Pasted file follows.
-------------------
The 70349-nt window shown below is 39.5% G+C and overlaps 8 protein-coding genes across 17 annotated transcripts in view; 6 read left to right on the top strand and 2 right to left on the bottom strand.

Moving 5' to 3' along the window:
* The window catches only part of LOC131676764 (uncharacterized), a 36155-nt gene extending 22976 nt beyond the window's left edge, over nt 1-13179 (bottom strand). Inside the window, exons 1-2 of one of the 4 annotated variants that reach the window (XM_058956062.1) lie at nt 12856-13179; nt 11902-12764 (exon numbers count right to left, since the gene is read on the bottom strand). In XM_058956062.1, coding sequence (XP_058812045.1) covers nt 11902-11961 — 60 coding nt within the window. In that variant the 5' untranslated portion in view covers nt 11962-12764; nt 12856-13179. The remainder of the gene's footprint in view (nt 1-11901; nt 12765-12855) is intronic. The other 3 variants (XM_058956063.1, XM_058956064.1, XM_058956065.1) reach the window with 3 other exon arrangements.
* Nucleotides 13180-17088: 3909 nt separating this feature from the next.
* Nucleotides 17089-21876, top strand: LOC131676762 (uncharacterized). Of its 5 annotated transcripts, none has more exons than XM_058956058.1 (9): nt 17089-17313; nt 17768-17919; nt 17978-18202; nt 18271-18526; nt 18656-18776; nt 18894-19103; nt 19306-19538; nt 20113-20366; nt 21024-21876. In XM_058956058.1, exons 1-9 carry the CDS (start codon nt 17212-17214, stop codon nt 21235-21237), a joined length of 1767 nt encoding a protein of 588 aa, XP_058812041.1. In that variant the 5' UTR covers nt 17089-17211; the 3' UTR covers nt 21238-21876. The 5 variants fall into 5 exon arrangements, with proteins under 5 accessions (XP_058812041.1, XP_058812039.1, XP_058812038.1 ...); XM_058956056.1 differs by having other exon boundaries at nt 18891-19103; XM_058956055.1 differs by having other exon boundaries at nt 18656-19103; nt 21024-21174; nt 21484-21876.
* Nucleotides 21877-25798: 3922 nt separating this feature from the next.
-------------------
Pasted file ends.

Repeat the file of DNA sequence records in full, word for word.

The 70349-nt window shown below is 39.5% G+C and overlaps 8 protein-coding genes across 17 annotated transcripts in view; 6 read left to right on the top strand and 2 right to left on the bottom strand.

Moving 5' to 3' along the window:
* The window catches only part of LOC131676764 (uncharacterized), a 36155-nt gene extending 22976 nt beyond the window's left edge, over nt 1-13179 (bottom strand). Inside the window, exons 1-2 of one of the 4 annotated variants that reach the window (XM_058956062.1) lie at nt 12856-13179; nt 11902-12764 (exon numbers count right to left, since the gene is read on the bottom strand). In XM_058956062.1, coding sequence (XP_058812045.1) covers nt 11902-11961 — 60 coding nt within the window. In that variant the 5' untranslated portion in view covers nt 11962-12764; nt 12856-13179. The remainder of the gene's footprint in view (nt 1-11901; nt 12765-12855) is intronic. The other 3 variants (XM_058956063.1, XM_058956064.1, XM_058956065.1) reach the window with 3 other exon arrangements.
* Nucleotides 13180-17088: 3909 nt separating this feature from the next.
* Nucleotides 17089-21876, top strand: LOC131676762 (uncharacterized). Of its 5 annotated transcripts, none has more exons than XM_058956058.1 (9): nt 17089-17313; nt 17768-17919; nt 17978-18202; nt 18271-18526; nt 18656-18776; nt 18894-19103; nt 19306-19538; nt 20113-20366; nt 21024-21876. In XM_058956058.1, exons 1-9 carry the CDS (start codon nt 17212-17214, stop codon nt 21235-21237), a joined length of 1767 nt encoding a protein of 588 aa, XP_058812041.1. In that variant the 5' UTR covers nt 17089-17211; the 3' UTR covers nt 21238-21876. The 5 variants fall into 5 exon arrangements, with proteins under 5 accessions (XP_058812041.1, XP_058812039.1, XP_058812038.1 ...); XM_058956056.1 differs by having other exon boundaries at nt 18891-19103; XM_058956055.1 differs by having other exon boundaries at nt 18656-19103; nt 21024-21174; nt 21484-21876.
* Nucleotides 21877-25798: 3922 nt separating this feature from the next.